Like I mentioned in the last post, one of my goals was to create a star trails picture over a popular landscape/monument. It's tough to get a good star trails pic within a city as the light pollution tends to drown out the stars, but camera technology is pretty good these days, so I figured I'd give it a shot.
It was my last day in Paris during my 2014 visit - all the previous days had cloud cover, but apparently destiny wanted me to attempt a star trails picture as I was blessed with a clear sky on my final night. I decided upon using the Louvre as my foreground, as it's pretty quiet there around 1 am, and just as important, I also believed it'd be one of the safer places to attempt this given I was alone and carrying thousands of dollars worth of equipment =P
That's one of the pictures I took to capture the stars in the sky. I know its hard to see them in the picture above, but the one below shows a close up of the actual sky, and with it, the stars.
Wow, that's a pretty pathetic star trail, right? Not to worry - those tiny streaks may not look like much, but the combination of many, many pictures of these tiny streaks is what finally creates the trail in the sky.
Before I get to the final result, I just quickly want to talk about the techniques used to ultimately create it. Some of you may have already noticed it in the first picture, but the bottom half of the museum itself is eye-damagingly overexposed. There's no way around this - to get the stars to show up in the picture, you need to leave the shutter open, and all other elements in the foreground that are lit will be overexposed due to this. HDR can fix the museum, but you can't HDR star trails as you need multiple pictures at a consistent exposure to get the trails. The solution?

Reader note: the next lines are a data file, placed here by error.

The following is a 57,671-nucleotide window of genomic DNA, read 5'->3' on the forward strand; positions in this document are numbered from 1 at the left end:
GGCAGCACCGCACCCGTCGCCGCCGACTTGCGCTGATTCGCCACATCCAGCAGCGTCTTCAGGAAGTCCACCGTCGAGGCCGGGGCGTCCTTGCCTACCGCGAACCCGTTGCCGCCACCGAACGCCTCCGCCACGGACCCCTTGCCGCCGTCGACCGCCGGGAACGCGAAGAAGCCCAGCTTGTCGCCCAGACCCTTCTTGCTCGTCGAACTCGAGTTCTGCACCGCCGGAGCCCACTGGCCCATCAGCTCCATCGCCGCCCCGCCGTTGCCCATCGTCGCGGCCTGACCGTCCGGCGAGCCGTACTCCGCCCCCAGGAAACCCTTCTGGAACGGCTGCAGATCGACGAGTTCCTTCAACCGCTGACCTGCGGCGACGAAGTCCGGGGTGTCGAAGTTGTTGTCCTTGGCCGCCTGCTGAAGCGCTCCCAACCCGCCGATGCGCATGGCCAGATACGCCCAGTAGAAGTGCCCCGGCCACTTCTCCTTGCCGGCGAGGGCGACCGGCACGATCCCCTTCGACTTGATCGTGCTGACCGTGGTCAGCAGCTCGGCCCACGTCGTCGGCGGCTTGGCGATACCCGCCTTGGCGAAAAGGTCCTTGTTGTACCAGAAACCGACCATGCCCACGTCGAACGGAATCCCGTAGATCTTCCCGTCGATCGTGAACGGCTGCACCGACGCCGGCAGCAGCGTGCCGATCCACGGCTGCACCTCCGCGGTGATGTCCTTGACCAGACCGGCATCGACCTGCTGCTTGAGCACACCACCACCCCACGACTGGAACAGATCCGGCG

1) Create an HDR of the foreground (the Louvre)
2) Take multiple pictures to capture the star trails
3) Use software to merge each star trail shot together to create the final star trails picture
4) Combine the HDRed Louvre with the final star trails picture to get your final result
The most important thing is knowing that each step needs to be done beforehand. If you realize you forgot to take the HDR shots after you're back from the shoot, it's too obviously too late - make sure you visualize your final result before you even take your first picture! Almost everyone who takes a star trails picture will do steps 2 and 3 (instructions can be found here), but if you stop there, your end result will look like this.
I already edited it a tad to try and make the brighter parts darker (and darker parts lighter), and although It's not terrible, the foreground is just too bright and actually competes with the star trails for attention. In the context of cityscape star trails, steps 1 and 4 are what takes your photography to the next level.
In total, I took 242 pictures to create the star trails, starting at 1:13am, and ending at 3:22am. The one downer about doing star trails is you're basically standing around for the time period you set your camera to take the pictures. I think I spent those 2+ hours playing boggle on my iPhone =P